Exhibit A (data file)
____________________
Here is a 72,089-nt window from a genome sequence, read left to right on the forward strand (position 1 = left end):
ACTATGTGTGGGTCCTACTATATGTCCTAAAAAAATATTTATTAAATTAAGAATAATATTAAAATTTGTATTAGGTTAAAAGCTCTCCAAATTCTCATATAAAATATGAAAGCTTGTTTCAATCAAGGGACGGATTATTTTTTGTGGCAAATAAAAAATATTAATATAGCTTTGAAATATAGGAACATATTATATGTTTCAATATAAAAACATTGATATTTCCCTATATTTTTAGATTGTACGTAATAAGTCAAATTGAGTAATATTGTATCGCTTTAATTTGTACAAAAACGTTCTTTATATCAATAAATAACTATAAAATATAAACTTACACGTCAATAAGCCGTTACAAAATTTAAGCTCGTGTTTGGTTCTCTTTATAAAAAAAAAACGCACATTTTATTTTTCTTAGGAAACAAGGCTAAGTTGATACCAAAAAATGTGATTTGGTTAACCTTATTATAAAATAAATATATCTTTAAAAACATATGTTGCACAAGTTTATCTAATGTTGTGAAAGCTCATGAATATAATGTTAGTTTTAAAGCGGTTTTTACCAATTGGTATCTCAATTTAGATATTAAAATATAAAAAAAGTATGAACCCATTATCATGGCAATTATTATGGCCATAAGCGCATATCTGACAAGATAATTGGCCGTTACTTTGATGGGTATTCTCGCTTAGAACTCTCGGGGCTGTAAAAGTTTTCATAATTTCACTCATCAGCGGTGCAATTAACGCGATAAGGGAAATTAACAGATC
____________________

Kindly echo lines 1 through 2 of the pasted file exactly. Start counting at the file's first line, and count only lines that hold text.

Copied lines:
Here is a 72,089-nt window from a genome sequence, read left to right on the forward strand (position 1 = left end):
ACTATGTGTGGGTCCTACTATATGTCCTAAAAAAATATTTATTAAATTAAGAATAATATTAAAATTTGTATTAGGTTAAAAGCTCTCCAAATTCTCATATAAAATATGAAAGCTTGTTTCAATCAAGGGACGGATTATTTTTTGTGGCAAATAAAAAATATTAATATAGCTTTGAAATATAGGAACATATTATATGTTTCAATATAAAAACATTGATATTTCCCTATATTTTTAGATTGTACGTAATAAGTCAAATTGAGTAATATTGTATCGCTTTAATTTGTACAAAAACGTTCTTTATATCAATAAATAACTATAAAATATAAACTTACACGTCAATAAGCCGTTACAAAATTTAAGCTCGTGTTTGGTTCTCTTTATAAAAAAAAAACGCACATTTTATTTTTCTTAGGAAACAAGGCTAAGTTGATACCAAAAAATGTGATTTGGTTAACCTTATTATAAAATAAATATATCTTTAAAAACATATGTTGCACAAGTTTATCTAATGTTGTGAAAGCTCATGAATATAATGTTAGTTTTAAAGCGGTTTTTACCAATTGGTATCTCAATTTAGATATTAAAATATAAAAAAAGTATGAACCCATTATCATGGCAATTATTATGGCCATAAGCGCATATCTGACAAGATAATTGGCCGTTACTTTGATGGGTATTCTCGCTTAGAACTCTCGGGGCTGTAAAAGTTTTCATAATTTCACTCATCAGCGGTGCAATTAACGCGATAAGGGAAATTAACAGATC